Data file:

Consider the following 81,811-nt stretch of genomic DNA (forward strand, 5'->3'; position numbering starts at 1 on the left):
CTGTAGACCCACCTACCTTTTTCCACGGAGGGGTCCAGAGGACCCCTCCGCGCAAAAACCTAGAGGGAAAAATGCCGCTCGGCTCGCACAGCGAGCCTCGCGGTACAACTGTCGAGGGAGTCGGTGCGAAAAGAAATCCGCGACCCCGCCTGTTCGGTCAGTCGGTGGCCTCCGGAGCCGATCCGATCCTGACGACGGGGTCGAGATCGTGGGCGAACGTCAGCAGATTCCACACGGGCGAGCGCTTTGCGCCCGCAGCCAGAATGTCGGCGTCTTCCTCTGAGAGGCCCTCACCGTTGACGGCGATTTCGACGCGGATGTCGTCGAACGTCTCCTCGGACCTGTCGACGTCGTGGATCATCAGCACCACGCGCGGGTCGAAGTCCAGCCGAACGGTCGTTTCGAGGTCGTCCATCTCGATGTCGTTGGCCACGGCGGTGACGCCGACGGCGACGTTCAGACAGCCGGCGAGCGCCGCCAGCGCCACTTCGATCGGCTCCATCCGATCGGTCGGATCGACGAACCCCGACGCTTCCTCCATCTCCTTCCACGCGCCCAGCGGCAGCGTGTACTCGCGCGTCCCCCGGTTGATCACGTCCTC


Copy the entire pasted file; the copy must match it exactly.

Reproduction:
Consider the following 81,811-nt stretch of genomic DNA (forward strand, 5'->3'; position numbering starts at 1 on the left):
CTGTAGACCCACCTACCTTTTTCCACGGAGGGGTCCAGAGGACCCCTCCGCGCAAAAACCTAGAGGGAAAAATGCCGCTCGGCTCGCACAGCGAGCCTCGCGGTACAACTGTCGAGGGAGTCGGTGCGAAAAGAAATCCGCGACCCCGCCTGTTCGGTCAGTCGGTGGCCTCCGGAGCCGATCCGATCCTGACGACGGGGTCGAGATCGTGGGCGAACGTCAGCAGATTCCACACGGGCGAGCGCTTTGCGCCCGCAGCCAGAATGTCGGCGTCTTCCTCTGAGAGGCCCTCACCGTTGACGGCGATTTCGACGCGGATGTCGTCGAACGTCTCCTCGGACCTGTCGACGTCGTGGATCATCAGCACCACGCGCGGGTCGAAGTCCAGCCGAACGGTCGTTTCGAGGTCGTCCATCTCGATGTCGTTGGCCACGGCGGTGACGCCGACGGCGACGTTCAGACAGCCGGCGAGCGCCGCCAGCGCCACTTCGATCGGCTCCATCCGATCGGTCGGATCGACGAACCCCGACGCTTCCTCCATCTCCTTCCACGCGCCCAGCGGCAGCGTGTACTCGCGCGTCCCCCGGTTGATCACGTCCTC